Posted in match reports

View from the south stand: Sale 13 Harlequins 29 [GP]

See? I told you. I told you. What did I say last week? “It’s really hard to shake off the feeling that the bubble is going to burst any second, that we’re going to come up against a team that we just can’t handle and that’ll be it, back to scrapping just outside the top four again.”

OK, let me be clear: I’m not suggesting that we’re about to revert to type and start falling down the table. But this game shows what can happen when the focus that was so evident in the first five games gets lost.

I haven’t watched the replay, and I don’t intend to – I’ll do a lot for you people, but there are limits to my masochism – so this will be based purely on my memory of events tempered by a bit of time to reflect.

Whilst we’re clarifying things, let me also say that, if you’re expecting me to say anything about the referee, you might as well stop reading. As I believe I’ve said before, it’s one thing to question the ref’s visual acuity and even parentage during the game – this is correct and normal behaviour for a supporter – once it’s over, though, you recognise that he is a professional doing a job. No referee is biased or incompetent and he almost certainly knows the laws better than you or I do. I’ll lay odds that, if the SSSC ever did another referee night and we pulled up all the “dubious” decisions from this game, they would be able to show the rationale behind each one.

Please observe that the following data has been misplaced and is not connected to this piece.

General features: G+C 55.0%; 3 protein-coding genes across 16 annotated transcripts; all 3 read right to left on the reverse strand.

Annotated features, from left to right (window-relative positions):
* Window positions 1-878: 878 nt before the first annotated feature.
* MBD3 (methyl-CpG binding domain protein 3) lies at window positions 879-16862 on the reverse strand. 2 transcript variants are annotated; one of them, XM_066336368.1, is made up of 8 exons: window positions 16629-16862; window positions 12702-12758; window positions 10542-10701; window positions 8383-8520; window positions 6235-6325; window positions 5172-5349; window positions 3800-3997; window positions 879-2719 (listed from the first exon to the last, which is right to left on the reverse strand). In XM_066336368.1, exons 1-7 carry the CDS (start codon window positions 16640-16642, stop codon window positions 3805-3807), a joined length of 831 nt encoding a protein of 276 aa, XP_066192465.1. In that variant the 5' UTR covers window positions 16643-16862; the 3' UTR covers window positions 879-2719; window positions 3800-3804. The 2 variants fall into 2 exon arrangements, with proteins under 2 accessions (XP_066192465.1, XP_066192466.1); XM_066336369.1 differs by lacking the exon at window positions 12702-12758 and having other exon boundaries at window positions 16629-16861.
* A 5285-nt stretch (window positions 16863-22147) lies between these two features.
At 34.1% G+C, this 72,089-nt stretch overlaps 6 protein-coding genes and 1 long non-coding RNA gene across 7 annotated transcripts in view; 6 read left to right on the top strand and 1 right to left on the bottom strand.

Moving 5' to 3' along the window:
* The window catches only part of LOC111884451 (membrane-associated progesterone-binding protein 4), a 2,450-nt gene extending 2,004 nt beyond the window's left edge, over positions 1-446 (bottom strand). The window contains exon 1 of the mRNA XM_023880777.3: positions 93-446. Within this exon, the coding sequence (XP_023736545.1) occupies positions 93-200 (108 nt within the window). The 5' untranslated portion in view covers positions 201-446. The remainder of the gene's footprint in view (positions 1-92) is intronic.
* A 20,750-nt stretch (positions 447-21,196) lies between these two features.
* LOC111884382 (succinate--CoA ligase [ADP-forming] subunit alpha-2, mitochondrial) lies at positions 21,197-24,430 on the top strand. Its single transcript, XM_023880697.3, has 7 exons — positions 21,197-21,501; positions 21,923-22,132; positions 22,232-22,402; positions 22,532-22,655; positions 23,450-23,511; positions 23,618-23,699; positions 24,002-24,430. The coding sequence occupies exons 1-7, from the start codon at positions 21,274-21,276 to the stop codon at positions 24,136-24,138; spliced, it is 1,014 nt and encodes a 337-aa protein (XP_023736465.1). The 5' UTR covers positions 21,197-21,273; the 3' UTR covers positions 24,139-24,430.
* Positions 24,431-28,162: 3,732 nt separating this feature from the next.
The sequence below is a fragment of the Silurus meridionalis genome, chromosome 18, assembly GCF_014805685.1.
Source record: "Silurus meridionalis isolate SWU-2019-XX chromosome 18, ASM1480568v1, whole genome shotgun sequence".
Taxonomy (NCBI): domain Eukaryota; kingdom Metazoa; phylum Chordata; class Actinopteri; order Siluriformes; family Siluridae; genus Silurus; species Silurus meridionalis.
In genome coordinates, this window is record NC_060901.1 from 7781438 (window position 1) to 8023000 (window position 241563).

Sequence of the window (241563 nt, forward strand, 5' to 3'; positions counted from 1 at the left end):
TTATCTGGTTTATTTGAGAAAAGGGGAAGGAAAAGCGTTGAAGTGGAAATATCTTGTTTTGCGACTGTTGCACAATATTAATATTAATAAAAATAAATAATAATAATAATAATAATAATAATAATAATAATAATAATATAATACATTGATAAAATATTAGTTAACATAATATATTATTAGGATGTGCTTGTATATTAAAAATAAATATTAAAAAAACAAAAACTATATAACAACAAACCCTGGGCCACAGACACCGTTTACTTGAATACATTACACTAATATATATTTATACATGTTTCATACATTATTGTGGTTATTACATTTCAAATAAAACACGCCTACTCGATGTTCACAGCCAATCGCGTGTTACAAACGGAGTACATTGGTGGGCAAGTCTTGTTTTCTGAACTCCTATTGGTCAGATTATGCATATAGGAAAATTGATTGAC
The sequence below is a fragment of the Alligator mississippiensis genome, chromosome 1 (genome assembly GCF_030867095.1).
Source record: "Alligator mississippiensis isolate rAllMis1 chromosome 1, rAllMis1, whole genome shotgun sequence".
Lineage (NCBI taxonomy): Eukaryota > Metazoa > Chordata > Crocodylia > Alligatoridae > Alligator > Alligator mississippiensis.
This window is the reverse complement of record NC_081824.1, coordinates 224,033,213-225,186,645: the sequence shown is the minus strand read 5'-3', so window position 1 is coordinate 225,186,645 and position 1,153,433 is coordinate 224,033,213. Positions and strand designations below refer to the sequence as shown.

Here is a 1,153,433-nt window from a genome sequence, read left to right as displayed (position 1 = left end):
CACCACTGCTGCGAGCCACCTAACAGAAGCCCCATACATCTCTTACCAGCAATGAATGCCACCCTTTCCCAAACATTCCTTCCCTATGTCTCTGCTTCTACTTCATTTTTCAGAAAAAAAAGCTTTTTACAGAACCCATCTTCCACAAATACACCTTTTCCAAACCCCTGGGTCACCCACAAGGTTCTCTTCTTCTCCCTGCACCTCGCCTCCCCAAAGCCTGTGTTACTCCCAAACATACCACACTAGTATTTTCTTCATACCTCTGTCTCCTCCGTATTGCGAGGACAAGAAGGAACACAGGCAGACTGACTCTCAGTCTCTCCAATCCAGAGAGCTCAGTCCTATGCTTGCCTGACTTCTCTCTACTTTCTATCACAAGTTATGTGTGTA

But after that, what is there really to say about this game other than “they got it badly wrong”? You don’t enter into a kicking contest against a team that contains Marcus Smith (unless your team contains George Ford). You most certainly do not keep giving away kickable penalties against a team containing Marcus Smith.